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Behind-the-Wheel

Is it safe to open your door?

Imagine the surprise of the motorist at a collision I once investigated.

He parked at the side of the road, opened his door, and a passing car tried to tear it off. It's a good thing he didn't step out while he opened the door.

What went wrong here?

The motorist didn't look first, or didn't see what was overtaking him. He probably felt safe in the fact that he had stopped close to the curb and was out of harm's way.

In the case of a driver or front-seat passenger, there is a mirror present to help see if anything is overtaking the vehicle before you open the door.

A quick shoulder check is also a good preventative measure to turn into a habit.

For back-seat passengers, the rear roof pillar and lack of a mirror can make this task almost impossible.

The Dutch Reach is the best solution for all vehicle occupants use. Open the door with the hand that is on the opposite side of your body from it.

This forces your body to rotate toward the door and allows you to look backward through the gap before the door opens very far. If something is there, hopefully there is enough room to avoid a crash.

Today's highways are no longer designed so that traffic is always on the left side of a parked vehicle. Be cautious of cycle lanes that may be on the right side of parking areas.

Failing to look or see when you open your door poses a significant threat to cyclists often referred to as dooring or being doored.

 They must use the right hand edge of the roadway and are difficult to see because of their size. The cyclist that slams into an opening car door can be seriously injured.

Cycle lanes designed without a buffer do not eliminate the hazard.

Opening a door from the outside can be a problem as well. It is not uncommon to see a driver walk up to their vehicle and open the door to enter without giving any thought to overtaking traffic.

Passing vehicles may be forced to move to the left or stop in order to avoid a collision.

Section 203 of the Motor Vehicle Act forbids opening the door of a motor vehicle on the side available to moving traffic unless and until it is reasonably safe to do so.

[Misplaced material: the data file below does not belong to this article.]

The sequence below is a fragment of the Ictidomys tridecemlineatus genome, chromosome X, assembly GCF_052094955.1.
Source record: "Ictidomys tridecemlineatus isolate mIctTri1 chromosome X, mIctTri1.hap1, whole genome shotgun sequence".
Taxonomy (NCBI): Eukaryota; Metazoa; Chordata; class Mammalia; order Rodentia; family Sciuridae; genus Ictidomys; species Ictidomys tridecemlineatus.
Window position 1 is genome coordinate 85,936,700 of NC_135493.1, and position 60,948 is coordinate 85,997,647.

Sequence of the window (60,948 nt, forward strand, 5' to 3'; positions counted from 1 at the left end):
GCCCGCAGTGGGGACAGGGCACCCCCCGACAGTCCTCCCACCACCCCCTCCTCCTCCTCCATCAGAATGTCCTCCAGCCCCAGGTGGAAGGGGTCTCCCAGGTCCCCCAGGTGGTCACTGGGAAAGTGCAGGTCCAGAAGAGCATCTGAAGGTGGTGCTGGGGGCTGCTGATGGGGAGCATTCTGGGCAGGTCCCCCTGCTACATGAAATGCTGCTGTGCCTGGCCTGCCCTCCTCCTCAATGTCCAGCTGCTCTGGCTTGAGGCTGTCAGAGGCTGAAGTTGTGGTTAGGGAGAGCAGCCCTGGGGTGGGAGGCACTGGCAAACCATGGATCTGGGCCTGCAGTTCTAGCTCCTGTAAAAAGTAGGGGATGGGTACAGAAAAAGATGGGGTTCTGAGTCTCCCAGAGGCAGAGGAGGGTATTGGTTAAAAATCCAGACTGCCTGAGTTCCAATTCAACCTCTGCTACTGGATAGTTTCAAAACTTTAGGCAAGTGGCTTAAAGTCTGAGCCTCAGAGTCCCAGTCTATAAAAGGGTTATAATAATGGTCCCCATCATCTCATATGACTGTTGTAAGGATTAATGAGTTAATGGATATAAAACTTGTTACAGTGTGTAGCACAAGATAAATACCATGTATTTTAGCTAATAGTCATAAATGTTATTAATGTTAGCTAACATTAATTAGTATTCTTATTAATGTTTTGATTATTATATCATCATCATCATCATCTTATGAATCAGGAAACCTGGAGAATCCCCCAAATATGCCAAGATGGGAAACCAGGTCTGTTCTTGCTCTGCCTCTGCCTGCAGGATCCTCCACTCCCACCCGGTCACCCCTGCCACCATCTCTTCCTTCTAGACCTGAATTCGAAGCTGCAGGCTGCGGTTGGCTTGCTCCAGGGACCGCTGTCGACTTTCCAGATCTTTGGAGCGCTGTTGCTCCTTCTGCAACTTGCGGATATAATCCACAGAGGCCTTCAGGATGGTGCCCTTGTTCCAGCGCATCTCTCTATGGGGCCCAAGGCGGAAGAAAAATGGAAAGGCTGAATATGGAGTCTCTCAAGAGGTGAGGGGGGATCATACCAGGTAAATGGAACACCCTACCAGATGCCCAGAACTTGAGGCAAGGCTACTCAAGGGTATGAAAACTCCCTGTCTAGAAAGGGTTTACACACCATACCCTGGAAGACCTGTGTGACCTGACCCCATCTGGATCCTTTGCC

Once a door on that side is open, it must not be left open for longer than is required to load or unload passengers.

Story URL: https://www.drivesmartbc.ca/collisions/it-safe-open-your-door



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Crosswalk chaos

Someone needs a timeout for their approach to school crosswalk safety

I pick up my grand daughters one afternoon a week at their rural elementary school.

The kindergarten classes march out in line and wait patiently while their teacher identifies each child's caregiver and dismisses them individually.

They now join the free for all to walk to the vehicles parked in the area and go home.

I try to show up at least 10 minutes before the dismissal bell so I have time to park properly and walk to the spot where I wait for the girls. Of course, given my background in traffic policing, I find myself noticing the bad behaviour of some drivers during this short jaunt.

What bothers me most is the disregard for the marked crosswalks leading into the schoolyard. Vehicles park on both sides of the road, bumpers to the edge of the paint. Some drivers even take advantage of the open space and park right on top of it.

Two weeks ago, I was walking by at the same time as a woman parked on the crosswalk and exited her car. I could not resist and observed that she knew she was not supposed to park like there, right?

She just looked at me and kept walking.

Road maintenance has deteriorated here, too. In the 2012 Google Street View of these crosswalks, they are both painted and signs indicating their presence are posted.

Today, the signs are no longer present and the closest crosswalk in the picture has been left to deteriorate while the far one has been repainted.

There are two documents that the provincial government uses to uniformly mark school crosswalks, the Manual of Standard Traffic Signs & Pavement Markings and the Pedestrian Crossing Control Manual for BC.

Both mandate the use of the School Crosswalk marking signs but are contradictory of the need for a No Passing tab on the School Zone signs.

The Motor Vehicle Act tells drivers that they must not park on top of or within six metres of the approach side of a crosswalk.

Confusion may exist about the painted crosswalk that has been left to deteriorate on it's own. Does a driver ignore it? Should a pedestrian use it? It’s there, marked or not, but faded paint may suggest to drivers that it's not meant to be there.

Perhaps the Ministry and some drivers need a time out for their approach to safety at these school crosswalks.

What I do admire are the drivers who proceed slowly and carefully through all of this.

They stop and wait patiently at the newer of the two crosswalks and no doubt anticipate that short children are going to appear suddenly from in front of the vehicles obstructing the crosswalk.

Story URL: https://www.drivesmartbc.ca/parking/someone-needs-timeout-their-approach-school-crosswalk-safety



Trouble after buying vehicle

This inquiry arrived in the DriveSmartBC inbox last Thursday:

"I bought a used newer truck from a dealership and was told prior to signing the final documents that the truck had gone through a full safety inspection. Less than two weeks later, I was pulled over and issued a ticket for improperly equipped motor vehicle and issued a box 2 inspection order for my 2017 Dodge Ram 3500."

The person goes on to say that the notice order is vague. He was not sure what to do next, but made an appointment for an inspection at the dealership where he purchased the truck.

Actually, the notice is not vague; it simply says that you must take the vehicle to a designated inspection facility, undergo inspection and make the identified repairs with a pass required within 30 days.

The officer will not list what needs to be repaired, the facility will determine that.